Professional planning for people with criminal convictions. Employment %26 Training Administration (U.S. UU.) Every day, hundreds (if not thousands) of Americans get jobs without background checks. Obviously, that's good news if you've ever been arrested or served time in prison.
In fact, small businesses are much less likely to check if you have a criminal record than larger businesses. In addition, in many occupations, it's possible to build a good career working from home or working on your own (which normally means that no background check is required). Check with your state or local Fair Employment Practices Agency to see if there are state or local laws regarding the application or consideration of criminal records in employment decisions. The Federal Bail Bond Program can cover the first six months of employment at no cost to the job applicant or employer.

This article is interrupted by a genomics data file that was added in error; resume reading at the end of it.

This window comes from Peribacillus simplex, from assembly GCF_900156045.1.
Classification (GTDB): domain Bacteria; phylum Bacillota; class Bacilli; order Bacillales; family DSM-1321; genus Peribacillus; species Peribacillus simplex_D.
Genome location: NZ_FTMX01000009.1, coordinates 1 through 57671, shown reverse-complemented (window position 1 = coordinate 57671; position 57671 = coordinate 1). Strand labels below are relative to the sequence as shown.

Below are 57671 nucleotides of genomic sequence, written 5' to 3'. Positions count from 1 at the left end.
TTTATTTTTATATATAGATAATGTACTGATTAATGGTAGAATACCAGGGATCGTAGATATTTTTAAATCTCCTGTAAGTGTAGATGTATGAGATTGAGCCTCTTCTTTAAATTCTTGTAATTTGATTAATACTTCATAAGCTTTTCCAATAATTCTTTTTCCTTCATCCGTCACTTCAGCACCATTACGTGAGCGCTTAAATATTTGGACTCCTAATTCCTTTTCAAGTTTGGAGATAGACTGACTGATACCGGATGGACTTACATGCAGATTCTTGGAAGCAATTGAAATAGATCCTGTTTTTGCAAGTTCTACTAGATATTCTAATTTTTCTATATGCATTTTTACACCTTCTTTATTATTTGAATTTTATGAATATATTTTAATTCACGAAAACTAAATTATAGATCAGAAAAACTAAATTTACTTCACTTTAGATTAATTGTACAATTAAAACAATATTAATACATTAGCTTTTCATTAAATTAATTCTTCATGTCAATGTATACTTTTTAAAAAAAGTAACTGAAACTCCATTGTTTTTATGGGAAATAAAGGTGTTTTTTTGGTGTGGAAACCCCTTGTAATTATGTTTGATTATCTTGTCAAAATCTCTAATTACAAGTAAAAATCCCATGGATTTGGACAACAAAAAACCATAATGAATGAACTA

If you believe that an employer has unlawfully discriminated against you, file a discrimination complaint with the EEOC or with the state or local Fair Employment Practices Agency in your area. An employer that denies all employment opportunities to all convicted persons is likely to be committing discrimination. This website contains resources for job seekers and employees with a history of arrests or convictions, and for employers who are considering hiring them. The employer can then decide if the conduct is a reason not to hire them or to make another employment decision.
You can find additional help through the National Reentry Resource Center, which provides a directory of resources in each state.